This year, Stats NZ have released data for children with disabilities, and children living in households with a disabled family member. For these groups, 10% and 11% have a major problem with dampness or mould respectively. The rate is also higher for sole parents (14%) compared to couples with children (5%).

Housing quality issues are also strongly related to tenure, with a significant proportion of children living in households not owning their own home reporting a major problem with dampness or mould (14% in 2019/20), compared with households living in owner-occupied dwellings (2%). This is broadly consistent with earlier Ministry of Social Development reporting on tenure (14% and 4% respectively). Ministry of Social Development reporting also notes that 34% of those in state or social housing report such issues.[11]

To improve housing quality, we have:

  • Improved the quality of housing and conditions for renters by implementing the Healthy Homes Guarantee Act 2017 and setting the Healthy Homes Standards. The Standards set minimum requirements for heating, insulation, ventilation, moisture and drainage, and draught stopping in residential rental properties, based on feedback from a wide range of public health experts and stakeholders including landlords, tenants and building experts. These changes are legislated for in the Residential Tenancies (Healthy Homes Standards) Regulations 2019.
  • Introduced the Warmer Kiwi Homes programme that offers grants to cover 90% of the cost of ceiling and underfloor insulation. The programme also provides capped grants for heat pumps, wood burners and pellet burners. Government funded grants are topped up wherever possible by funding from community organisations. Homeowners with a Community Services Card and those living in a lower-income area may qualify for a grant under this programme.
  • Introduced the Winter Energy Payment, as part of the Families Package, to help those on a main benefit, receiving Superannuation or a Veteran's Pension with the cost of heating their homes over winter.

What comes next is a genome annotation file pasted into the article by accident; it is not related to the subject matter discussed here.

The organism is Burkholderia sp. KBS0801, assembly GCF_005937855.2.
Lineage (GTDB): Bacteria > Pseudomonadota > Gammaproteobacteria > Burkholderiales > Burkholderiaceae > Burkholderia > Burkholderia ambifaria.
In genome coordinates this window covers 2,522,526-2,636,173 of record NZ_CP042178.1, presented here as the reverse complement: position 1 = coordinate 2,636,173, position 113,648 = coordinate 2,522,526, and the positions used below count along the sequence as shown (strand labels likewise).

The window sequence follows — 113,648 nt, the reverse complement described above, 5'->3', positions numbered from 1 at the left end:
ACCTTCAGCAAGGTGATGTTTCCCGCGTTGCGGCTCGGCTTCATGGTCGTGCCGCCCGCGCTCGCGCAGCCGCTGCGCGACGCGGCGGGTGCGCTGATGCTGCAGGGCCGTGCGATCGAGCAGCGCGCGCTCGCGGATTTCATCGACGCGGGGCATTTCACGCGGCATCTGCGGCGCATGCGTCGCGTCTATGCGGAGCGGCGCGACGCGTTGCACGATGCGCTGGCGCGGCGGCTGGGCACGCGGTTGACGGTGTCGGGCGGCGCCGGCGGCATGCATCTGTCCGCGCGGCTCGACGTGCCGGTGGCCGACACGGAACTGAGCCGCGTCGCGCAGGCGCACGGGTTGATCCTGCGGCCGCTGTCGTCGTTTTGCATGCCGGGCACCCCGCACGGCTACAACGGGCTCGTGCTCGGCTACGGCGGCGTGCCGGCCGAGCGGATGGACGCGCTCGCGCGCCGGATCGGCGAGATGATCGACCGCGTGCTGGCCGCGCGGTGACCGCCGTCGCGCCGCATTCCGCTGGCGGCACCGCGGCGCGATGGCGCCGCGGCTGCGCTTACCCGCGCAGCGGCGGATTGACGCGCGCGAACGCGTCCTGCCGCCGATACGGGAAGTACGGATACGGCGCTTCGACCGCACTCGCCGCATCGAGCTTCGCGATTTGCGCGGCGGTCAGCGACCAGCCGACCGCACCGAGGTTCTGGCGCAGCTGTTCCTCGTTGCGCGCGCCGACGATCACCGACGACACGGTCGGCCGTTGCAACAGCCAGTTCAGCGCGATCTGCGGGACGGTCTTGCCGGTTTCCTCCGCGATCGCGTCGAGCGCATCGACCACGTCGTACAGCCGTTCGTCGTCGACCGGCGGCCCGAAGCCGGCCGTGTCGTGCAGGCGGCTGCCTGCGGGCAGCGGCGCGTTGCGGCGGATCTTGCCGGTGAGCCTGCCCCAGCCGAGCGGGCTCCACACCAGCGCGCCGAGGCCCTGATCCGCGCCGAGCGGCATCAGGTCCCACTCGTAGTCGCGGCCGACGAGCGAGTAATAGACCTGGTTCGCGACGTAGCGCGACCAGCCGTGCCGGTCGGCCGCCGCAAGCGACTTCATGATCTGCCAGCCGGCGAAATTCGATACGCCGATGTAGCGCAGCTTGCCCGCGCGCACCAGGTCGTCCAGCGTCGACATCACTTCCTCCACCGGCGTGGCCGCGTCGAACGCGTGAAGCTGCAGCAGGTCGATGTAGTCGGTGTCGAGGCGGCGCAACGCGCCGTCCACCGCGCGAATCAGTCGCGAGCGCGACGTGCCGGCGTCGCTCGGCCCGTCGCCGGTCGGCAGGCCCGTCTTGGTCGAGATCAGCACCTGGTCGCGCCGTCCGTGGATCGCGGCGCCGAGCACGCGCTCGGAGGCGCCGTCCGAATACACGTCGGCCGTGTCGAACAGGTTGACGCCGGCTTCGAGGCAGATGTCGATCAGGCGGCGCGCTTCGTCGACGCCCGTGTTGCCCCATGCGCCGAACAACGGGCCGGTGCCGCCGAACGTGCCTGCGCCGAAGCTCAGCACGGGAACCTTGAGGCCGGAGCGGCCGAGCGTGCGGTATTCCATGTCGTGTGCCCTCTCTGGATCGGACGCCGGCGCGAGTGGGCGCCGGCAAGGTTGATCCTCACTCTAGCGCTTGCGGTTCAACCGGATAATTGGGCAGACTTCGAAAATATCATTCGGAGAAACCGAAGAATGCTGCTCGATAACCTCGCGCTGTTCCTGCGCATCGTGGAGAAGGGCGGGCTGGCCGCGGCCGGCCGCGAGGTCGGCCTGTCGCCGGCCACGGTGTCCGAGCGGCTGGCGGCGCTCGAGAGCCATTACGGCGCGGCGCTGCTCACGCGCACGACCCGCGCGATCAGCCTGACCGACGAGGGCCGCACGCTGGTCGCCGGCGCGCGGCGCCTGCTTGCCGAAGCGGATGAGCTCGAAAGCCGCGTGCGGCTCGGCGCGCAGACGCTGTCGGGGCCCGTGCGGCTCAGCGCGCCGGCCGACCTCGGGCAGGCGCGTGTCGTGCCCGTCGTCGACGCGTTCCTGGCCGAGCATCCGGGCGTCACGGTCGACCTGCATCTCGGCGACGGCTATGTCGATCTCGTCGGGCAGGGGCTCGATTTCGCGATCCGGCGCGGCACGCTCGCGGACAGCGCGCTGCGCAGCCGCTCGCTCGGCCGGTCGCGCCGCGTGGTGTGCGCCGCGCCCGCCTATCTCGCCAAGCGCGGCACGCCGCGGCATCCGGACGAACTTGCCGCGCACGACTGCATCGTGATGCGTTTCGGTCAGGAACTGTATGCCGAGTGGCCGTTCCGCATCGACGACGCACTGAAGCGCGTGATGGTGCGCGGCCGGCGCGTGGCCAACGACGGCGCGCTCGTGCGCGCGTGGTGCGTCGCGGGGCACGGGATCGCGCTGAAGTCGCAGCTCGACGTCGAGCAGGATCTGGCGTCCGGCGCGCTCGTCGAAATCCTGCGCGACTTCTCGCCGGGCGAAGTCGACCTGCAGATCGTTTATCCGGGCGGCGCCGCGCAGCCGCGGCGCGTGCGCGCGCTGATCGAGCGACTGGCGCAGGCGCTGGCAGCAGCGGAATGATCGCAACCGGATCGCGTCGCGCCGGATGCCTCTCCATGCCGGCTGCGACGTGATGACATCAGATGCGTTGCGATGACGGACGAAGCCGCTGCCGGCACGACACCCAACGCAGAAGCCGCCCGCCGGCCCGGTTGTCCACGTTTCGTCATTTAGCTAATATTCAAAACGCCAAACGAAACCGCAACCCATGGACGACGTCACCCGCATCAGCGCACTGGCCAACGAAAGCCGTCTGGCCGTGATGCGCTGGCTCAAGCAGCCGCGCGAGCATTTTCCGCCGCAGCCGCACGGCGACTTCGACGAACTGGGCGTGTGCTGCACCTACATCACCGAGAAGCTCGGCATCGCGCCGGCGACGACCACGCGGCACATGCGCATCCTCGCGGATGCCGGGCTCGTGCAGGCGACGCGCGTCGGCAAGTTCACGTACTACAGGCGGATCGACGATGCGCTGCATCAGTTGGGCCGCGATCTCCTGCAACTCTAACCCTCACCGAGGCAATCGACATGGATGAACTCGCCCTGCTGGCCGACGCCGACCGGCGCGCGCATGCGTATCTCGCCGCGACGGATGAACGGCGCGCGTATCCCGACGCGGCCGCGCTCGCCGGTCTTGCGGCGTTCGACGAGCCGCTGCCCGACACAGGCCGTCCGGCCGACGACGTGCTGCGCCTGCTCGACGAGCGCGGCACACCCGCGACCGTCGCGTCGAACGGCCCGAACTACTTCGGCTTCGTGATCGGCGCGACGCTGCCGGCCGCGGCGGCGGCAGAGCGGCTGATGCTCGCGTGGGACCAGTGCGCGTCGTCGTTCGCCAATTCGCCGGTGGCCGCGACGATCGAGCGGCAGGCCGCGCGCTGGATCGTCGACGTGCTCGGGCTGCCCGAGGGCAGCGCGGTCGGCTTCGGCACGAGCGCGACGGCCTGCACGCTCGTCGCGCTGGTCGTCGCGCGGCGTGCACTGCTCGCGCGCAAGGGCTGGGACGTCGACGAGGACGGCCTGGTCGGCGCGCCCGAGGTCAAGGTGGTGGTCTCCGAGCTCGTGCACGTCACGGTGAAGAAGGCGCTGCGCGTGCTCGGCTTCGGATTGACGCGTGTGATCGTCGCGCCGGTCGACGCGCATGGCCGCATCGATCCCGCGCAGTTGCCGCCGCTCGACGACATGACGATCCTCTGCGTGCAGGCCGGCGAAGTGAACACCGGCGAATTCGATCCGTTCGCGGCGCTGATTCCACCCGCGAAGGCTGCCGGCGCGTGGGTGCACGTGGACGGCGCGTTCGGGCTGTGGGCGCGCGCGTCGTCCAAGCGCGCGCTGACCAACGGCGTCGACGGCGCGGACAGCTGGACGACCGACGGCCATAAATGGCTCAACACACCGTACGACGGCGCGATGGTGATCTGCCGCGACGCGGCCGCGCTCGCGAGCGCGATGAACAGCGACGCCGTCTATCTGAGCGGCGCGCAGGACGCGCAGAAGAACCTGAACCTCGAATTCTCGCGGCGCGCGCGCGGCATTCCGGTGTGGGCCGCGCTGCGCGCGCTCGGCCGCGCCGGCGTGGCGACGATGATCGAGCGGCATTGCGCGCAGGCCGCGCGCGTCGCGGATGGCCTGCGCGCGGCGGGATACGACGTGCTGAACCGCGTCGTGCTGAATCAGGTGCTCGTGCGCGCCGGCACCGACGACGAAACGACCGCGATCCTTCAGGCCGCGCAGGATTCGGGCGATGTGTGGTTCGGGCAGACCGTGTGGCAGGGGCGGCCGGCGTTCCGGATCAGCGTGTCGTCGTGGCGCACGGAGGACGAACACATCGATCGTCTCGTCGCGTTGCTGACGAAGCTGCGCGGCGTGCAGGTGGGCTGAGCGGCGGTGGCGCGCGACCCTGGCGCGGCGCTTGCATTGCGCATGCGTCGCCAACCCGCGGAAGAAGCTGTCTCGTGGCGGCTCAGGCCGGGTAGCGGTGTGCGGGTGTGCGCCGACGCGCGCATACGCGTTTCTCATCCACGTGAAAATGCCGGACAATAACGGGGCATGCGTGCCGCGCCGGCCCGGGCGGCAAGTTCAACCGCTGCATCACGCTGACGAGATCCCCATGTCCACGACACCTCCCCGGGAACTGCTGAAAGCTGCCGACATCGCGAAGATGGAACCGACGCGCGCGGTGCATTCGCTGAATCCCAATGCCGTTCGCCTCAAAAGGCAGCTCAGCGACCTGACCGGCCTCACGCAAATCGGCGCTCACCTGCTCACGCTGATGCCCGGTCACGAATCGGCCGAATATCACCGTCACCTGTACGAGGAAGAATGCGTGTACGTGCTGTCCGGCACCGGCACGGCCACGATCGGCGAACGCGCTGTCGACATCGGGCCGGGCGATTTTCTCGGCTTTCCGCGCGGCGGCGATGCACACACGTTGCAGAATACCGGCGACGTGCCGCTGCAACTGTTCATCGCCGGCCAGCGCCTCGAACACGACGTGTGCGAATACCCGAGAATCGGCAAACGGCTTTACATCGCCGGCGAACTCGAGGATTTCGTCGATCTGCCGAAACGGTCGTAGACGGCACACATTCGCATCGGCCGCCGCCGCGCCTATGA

In response to COVID-19, we have:

  • Doubled the Winter Energy Payment for 2020 to support beneficiaries and superannuitants to remain safe and well at home this winter. This payment gives beneficiaries and superannuitants $40.91 per week (for single people) and $63.64 per week (for couples or people with dependants).
  • Expanded the Warmer Kiwi Homes programme and set aside funding to deliver subsidised insulation and heating retrofits in houses occupied by low-income owners.

2021 and onwards, we are:

  • Expanding the Ministry of Health's Healthy Homes Initiative to improve the quality of housing to prevent childhood hospitalisations.
  • Partnering with Māori through MAIHI to support the implementation of the Homelessness Action Plan, repairing and maintaining homes, building papakāinga and establishing the Iwi Māori pathway for progressive home ownership.
  • Supporting energy efficiency, including through new mandatory Energy Efficiency Certificates to support homeowners to reduce their power and energy costs.
  • Continuing to implement the recommendations following the Electricity Price Review, with a particular focus on alleviating energy hardship.

Food insecurity (Ages 0-15)

Food insecurity means not having reliable access to sufficient safe and nutritious food to lead a healthy and productive life, and meet cultural needs.[12] Both New Zealand and international research indicates a strong relationship between food insecurity and low income. When disposable income is limited, quality and quantity of food is often one of the first items that is compromised.[13]